"Macron is a very fragile candidate. He's young. He has absolutely no experience," a senior French official told me.

And yet, the same official added, "It may work because, in a sense, he looks different. He's not a traditional politician. He's a populist also from the center. He's liberal, he's more European, and, again, he has never been elected. And in our system, it's never seen. In our political system, when you are a candidate it means that you have been around for 30 years."

"Our election is extremely, totally unusual," the official added, in an understatement.

The wildcards

Jean-Luc Mélenchon is a far-left populist. He came from behind in a surprise surge in the last days of the election cycle. He too dislikes the European Union and the euro. His policies are so far to the left of the spectrum they make Bernie Sanders look like a right-winger.

A fan of Hugo Chavez, Mélenchon wants to impose a 100 percent tax on those who earn above €400,000 — effectively a salary cap — and channel that money into public spending on things like poverty reduction and job creation. He has proposed making the famously short French workweek even shorter, bringing it from 35 to 32 hours. Like many populists in Europe, he's deeply skeptical of the European Union and international trade deals, and has even proposed taking France out of NATO and moving closer to Russia.

The 69-year-old Mélenchon is a former socialist who left the party in 2008 after having served some 30 years in various ministerial positions. He now heads a new party that is far to the left of the socialists, called France Insoumise — widely translated as "France Unbowed" or "Untamed," but perhaps more evocatively translated as "Unsubmissive France." His supporters are called les insoumises, or the unsubmissives.

Francois Fillon, the conservative candidate of the Republican party, was "almost certain to be president — three months ago," says Philippe Le Corre of the Brookings Institution. And then reports emerged that he allegedly paid his wife and children thousands of euros for jobs they did not do. He promptly dropped precipitously in the polls.

There were calls for him to drop out — he denied the allegations and refused to remove himself from the race. And perhaps he was right not to, because in recent weeks he has popped back up to a neck and neck position with Mélenchon for third place.

"If he makes it to second round that is because, even though he has been tainted by various scandals, he is seen as an experienced statesman," says Le Corre. "The man has done every job in government. He was prime minister for five years." He is seen as "qualified and competent." Quietly, conservatives have returned to support him.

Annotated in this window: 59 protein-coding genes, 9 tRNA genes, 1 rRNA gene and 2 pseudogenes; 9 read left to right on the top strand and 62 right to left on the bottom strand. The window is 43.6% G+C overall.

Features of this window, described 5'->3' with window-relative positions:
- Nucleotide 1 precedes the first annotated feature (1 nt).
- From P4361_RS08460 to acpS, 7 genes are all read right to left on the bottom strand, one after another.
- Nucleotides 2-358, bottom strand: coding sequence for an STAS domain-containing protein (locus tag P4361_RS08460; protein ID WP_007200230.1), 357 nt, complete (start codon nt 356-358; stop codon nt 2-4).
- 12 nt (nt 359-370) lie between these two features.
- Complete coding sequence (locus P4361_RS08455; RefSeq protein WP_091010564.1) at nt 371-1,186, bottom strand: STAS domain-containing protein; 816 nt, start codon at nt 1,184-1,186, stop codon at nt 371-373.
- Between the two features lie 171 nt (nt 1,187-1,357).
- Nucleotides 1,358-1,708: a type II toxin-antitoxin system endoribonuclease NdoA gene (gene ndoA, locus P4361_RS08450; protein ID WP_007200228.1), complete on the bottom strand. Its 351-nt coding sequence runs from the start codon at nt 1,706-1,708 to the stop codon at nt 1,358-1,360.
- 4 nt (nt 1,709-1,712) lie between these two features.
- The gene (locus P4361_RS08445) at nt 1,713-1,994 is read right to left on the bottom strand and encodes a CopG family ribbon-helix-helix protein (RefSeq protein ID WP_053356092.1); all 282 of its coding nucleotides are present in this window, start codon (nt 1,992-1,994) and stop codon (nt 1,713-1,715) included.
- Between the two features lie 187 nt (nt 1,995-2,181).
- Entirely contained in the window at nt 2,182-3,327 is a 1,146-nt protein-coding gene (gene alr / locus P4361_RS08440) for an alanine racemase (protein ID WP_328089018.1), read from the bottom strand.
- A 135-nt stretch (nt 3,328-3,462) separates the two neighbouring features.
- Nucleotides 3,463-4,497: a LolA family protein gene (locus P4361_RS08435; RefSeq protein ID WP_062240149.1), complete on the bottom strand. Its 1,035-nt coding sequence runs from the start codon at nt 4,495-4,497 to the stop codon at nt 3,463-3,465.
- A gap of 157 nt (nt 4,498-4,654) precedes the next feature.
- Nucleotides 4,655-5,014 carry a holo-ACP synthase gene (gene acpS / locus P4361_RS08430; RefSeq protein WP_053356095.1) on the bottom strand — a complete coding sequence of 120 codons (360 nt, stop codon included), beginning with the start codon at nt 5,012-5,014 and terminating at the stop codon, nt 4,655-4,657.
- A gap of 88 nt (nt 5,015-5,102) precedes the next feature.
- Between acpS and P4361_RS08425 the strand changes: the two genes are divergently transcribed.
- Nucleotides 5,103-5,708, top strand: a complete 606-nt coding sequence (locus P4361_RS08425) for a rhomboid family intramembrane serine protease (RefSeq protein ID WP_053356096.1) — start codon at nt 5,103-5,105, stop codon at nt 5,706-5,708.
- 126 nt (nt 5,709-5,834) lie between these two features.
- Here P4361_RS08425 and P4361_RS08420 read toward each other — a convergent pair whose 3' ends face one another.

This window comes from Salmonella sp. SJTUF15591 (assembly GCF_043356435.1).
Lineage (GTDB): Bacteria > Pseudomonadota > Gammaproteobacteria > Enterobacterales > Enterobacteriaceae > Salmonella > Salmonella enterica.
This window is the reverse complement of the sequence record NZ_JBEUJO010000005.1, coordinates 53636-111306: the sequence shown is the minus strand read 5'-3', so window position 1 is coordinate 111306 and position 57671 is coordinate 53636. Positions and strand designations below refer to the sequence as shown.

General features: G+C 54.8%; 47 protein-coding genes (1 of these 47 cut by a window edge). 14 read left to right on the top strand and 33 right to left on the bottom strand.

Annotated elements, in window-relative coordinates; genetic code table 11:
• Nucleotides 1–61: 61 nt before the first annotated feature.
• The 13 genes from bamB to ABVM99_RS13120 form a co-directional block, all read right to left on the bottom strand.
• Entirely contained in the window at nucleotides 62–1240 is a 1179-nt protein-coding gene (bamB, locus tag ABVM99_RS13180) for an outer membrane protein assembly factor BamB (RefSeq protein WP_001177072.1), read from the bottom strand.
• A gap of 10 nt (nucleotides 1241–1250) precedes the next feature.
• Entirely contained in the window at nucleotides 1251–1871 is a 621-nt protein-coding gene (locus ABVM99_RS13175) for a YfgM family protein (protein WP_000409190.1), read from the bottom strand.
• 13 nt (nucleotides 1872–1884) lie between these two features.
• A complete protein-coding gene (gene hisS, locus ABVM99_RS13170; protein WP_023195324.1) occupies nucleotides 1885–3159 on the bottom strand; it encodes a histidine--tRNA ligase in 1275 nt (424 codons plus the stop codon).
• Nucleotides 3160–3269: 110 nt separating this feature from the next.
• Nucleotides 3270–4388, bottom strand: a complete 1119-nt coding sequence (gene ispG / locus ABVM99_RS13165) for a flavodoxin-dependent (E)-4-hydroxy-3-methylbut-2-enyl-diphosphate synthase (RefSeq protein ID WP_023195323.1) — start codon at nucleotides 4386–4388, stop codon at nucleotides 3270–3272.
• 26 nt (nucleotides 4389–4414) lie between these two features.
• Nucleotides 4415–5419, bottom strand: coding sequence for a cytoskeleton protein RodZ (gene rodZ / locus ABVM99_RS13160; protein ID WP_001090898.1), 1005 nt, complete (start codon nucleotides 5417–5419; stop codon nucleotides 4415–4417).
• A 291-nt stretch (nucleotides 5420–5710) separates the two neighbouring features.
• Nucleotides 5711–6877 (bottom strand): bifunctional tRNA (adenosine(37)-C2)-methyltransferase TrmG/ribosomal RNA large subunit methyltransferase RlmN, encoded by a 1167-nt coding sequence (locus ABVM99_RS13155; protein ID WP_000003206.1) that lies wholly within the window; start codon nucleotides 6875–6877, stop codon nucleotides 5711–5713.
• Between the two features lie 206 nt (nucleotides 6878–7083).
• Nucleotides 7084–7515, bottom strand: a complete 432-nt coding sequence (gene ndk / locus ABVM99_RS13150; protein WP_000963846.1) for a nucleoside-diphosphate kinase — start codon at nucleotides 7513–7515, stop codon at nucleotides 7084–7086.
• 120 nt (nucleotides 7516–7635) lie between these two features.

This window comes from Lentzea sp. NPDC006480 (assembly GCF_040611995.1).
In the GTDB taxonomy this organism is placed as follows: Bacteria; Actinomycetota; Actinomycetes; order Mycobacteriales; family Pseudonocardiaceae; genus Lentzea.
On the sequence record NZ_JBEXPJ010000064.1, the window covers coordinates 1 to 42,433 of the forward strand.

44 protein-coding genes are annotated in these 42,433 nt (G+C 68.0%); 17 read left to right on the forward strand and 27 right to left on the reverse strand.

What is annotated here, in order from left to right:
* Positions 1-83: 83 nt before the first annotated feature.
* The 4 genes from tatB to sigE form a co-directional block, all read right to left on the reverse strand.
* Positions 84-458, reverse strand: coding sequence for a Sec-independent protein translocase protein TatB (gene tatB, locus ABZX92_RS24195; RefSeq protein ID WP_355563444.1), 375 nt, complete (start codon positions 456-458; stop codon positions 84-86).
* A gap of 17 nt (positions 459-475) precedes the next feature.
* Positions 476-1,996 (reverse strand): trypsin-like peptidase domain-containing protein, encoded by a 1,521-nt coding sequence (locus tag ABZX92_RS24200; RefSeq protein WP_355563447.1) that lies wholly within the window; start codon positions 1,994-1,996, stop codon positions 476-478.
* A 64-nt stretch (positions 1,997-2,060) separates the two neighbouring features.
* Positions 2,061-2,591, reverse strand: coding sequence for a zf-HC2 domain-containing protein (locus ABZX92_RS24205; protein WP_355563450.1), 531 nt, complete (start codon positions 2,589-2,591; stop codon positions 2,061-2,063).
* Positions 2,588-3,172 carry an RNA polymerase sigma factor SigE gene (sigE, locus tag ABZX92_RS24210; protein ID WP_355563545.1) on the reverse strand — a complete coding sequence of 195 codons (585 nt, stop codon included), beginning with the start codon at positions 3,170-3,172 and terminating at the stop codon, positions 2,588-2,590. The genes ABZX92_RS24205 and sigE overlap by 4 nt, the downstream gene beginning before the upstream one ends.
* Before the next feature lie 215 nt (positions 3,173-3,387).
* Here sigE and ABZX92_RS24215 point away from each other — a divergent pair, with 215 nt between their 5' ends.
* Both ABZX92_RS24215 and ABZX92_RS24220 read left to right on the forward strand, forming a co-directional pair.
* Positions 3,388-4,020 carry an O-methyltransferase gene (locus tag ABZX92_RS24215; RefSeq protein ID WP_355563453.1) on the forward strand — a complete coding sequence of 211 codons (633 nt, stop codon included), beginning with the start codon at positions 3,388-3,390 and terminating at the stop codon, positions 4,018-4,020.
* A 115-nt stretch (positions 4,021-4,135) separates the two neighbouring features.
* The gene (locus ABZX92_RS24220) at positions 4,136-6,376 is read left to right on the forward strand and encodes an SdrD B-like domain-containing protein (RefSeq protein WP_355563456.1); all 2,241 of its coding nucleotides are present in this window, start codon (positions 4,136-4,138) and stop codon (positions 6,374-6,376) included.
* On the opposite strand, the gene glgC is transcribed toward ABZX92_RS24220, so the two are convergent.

But what's going to happen?

Already in March, pollsters showed "uncertainty unprecedented in [French] electoral history." And one final peculiarity of this very peculiar election? With one day left, the top four candidates are all within the margin of error. And some 30 percent of French voters have consistently indicated they will simply stay home.

Going into Sunday, Le Pen is just about even with Macron. (She has 22.5 percent to his 23.5 in the latest polls.) While most polls show her losing in round two to whomever the opponent will be, one outlier scenario has a hyper-energized National Front base pulling her to victory by a tiny margin if disaffected voters stay home.

But there's still a chance that Mélenchon or Fillon could actually edge into the second round. That's throwing everyone's predictions off.

Former President Nicolas Sarkozy told the press this week he feared the race could turn out to be a battle between Le Pen and Mélenchon, and that would be a disaster for the country. "France is being watched by the whole world," he said. "And these two candidacies … are the opposite of what is appropriate in an open, modern country."

Le Corre, of the Brookings Institution, laid out the stakes in a paper published this past week. "France," he wrote, "remains an essential pillar of the European Union and of NATO. No German leadership can claim to relaunch the EU without the help of France. This is why the 2017 elections carry so much weight: If the Front National were to win either the presidency or parliamentary elections—the latter being extremely unlikely—this would mean the end of the European Union, which would play in the hands of American critics of the EU, such as senior White House advisers Stephen Bannon and Peter Navarro."

By Sunday at 2 pm Eastern we should know the results.